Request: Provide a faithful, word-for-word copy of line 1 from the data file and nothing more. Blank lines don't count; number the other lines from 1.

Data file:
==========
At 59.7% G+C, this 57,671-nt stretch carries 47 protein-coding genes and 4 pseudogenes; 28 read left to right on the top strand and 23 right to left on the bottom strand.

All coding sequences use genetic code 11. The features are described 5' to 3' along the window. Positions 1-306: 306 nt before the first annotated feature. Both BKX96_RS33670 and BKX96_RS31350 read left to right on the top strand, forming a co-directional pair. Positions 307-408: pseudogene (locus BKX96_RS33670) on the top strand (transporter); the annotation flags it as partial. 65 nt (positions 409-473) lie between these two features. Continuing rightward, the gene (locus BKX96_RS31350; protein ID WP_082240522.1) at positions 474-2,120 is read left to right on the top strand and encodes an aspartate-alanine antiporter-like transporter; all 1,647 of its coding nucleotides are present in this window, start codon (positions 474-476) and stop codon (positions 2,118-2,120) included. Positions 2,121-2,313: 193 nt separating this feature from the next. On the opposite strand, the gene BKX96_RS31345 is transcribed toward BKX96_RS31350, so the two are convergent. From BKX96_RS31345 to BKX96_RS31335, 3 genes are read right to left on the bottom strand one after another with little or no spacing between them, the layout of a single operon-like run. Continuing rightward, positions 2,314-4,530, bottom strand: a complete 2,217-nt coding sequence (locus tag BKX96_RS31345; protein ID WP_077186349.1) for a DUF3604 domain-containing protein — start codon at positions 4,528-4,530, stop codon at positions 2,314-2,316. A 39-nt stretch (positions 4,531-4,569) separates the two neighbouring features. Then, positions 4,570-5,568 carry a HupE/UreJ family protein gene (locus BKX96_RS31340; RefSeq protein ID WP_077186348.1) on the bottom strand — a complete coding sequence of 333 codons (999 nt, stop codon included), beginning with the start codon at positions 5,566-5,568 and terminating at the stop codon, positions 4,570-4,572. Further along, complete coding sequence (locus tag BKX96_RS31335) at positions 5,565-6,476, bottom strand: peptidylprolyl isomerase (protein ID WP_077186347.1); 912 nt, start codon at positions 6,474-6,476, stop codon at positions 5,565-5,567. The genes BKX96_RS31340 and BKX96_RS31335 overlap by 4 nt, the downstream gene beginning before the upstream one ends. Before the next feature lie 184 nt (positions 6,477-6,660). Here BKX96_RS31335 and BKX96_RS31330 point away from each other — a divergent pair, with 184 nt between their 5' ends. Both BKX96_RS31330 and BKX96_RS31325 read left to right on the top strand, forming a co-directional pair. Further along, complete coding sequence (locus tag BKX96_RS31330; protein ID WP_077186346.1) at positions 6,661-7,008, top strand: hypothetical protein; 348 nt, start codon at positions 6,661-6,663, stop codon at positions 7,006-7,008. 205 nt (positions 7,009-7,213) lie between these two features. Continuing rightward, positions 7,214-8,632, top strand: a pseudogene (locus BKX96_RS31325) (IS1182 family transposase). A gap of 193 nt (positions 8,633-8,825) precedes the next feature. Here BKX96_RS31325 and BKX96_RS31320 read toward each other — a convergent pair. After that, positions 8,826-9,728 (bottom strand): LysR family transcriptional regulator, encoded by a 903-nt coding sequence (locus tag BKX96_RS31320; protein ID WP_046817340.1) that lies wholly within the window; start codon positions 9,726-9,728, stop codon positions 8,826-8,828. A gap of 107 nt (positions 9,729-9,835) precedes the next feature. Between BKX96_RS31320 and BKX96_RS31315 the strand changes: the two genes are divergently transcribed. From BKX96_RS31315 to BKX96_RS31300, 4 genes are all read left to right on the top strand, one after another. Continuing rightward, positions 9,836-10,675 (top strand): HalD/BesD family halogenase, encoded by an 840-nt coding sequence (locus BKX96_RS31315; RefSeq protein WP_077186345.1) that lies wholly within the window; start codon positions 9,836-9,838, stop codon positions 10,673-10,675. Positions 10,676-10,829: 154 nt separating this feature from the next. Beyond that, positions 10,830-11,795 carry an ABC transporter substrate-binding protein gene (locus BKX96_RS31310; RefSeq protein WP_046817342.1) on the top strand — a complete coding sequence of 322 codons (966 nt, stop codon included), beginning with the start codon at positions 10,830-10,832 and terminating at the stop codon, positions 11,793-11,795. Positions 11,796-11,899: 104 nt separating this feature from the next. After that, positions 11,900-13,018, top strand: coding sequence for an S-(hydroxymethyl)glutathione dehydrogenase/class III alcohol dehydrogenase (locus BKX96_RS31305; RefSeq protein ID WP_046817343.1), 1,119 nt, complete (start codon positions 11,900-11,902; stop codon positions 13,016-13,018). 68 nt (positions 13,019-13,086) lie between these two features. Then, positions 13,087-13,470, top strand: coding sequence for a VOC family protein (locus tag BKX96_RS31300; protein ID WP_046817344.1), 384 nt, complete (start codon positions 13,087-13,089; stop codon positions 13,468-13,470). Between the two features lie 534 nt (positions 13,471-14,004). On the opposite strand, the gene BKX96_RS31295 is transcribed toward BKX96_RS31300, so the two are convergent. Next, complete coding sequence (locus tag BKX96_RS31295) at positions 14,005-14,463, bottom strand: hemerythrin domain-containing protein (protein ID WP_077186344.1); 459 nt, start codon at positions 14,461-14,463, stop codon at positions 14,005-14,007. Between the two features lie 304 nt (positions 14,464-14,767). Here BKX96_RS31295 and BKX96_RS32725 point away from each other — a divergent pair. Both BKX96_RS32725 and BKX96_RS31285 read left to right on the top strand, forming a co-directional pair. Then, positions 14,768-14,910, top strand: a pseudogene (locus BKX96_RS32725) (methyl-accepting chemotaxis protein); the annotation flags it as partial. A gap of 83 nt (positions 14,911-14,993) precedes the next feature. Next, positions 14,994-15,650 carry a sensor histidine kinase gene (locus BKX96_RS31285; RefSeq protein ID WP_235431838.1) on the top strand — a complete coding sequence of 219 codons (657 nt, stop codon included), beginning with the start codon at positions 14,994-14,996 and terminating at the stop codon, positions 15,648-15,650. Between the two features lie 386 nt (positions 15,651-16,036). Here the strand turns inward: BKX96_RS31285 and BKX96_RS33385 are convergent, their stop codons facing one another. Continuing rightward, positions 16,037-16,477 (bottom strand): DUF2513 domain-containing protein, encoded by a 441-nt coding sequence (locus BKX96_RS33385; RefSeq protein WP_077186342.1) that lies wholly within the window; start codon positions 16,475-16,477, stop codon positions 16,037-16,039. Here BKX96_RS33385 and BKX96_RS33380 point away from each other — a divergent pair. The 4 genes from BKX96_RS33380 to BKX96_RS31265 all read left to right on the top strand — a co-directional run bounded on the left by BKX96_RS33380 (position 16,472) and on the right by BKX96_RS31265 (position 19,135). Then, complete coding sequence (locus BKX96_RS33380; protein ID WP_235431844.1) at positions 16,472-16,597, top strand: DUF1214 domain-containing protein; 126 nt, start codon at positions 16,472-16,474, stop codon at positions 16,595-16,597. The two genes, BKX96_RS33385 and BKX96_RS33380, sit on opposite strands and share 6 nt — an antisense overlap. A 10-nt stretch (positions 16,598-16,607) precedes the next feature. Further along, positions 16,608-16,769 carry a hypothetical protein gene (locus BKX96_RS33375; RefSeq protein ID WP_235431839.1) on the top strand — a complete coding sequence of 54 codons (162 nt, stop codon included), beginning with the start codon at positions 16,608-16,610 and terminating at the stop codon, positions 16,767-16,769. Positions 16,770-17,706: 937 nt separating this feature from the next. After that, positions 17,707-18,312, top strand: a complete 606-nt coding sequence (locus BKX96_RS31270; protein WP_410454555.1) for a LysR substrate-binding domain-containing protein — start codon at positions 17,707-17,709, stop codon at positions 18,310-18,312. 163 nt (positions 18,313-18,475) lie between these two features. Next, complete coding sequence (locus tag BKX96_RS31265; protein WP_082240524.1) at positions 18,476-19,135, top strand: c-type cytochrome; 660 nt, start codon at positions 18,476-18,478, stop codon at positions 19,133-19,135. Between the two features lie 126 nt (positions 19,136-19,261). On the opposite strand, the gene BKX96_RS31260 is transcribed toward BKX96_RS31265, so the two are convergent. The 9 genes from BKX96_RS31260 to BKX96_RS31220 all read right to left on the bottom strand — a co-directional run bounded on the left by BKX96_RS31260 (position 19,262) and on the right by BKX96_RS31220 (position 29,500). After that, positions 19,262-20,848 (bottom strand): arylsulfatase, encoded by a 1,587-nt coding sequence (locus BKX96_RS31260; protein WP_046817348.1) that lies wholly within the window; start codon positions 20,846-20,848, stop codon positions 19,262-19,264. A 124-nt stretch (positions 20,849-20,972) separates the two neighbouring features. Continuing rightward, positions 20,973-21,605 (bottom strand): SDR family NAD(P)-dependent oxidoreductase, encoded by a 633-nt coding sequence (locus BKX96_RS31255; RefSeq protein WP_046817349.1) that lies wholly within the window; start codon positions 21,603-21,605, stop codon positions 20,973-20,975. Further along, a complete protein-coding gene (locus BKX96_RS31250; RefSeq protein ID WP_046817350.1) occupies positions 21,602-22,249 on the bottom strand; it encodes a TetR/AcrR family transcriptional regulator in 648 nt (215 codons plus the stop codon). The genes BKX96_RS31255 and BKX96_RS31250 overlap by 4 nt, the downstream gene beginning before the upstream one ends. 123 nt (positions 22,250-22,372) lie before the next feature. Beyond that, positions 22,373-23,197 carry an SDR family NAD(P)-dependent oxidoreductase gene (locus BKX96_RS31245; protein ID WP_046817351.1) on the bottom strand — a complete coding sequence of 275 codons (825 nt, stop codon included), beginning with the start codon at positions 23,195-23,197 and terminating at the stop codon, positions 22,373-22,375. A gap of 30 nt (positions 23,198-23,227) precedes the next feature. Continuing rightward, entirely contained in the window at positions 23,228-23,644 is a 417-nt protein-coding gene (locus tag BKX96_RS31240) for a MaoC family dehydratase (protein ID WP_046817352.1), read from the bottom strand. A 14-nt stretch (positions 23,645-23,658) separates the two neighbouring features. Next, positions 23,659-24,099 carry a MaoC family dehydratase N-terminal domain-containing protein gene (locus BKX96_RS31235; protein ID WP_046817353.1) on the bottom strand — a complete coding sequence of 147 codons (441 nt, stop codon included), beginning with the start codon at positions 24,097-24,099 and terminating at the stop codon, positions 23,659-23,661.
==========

At 59.7% G+C, this 57,671-nt stretch carries 47 protein-coding genes and 4 pseudogenes; 28 read left to right on the top strand and 23 right to left on the bottom strand.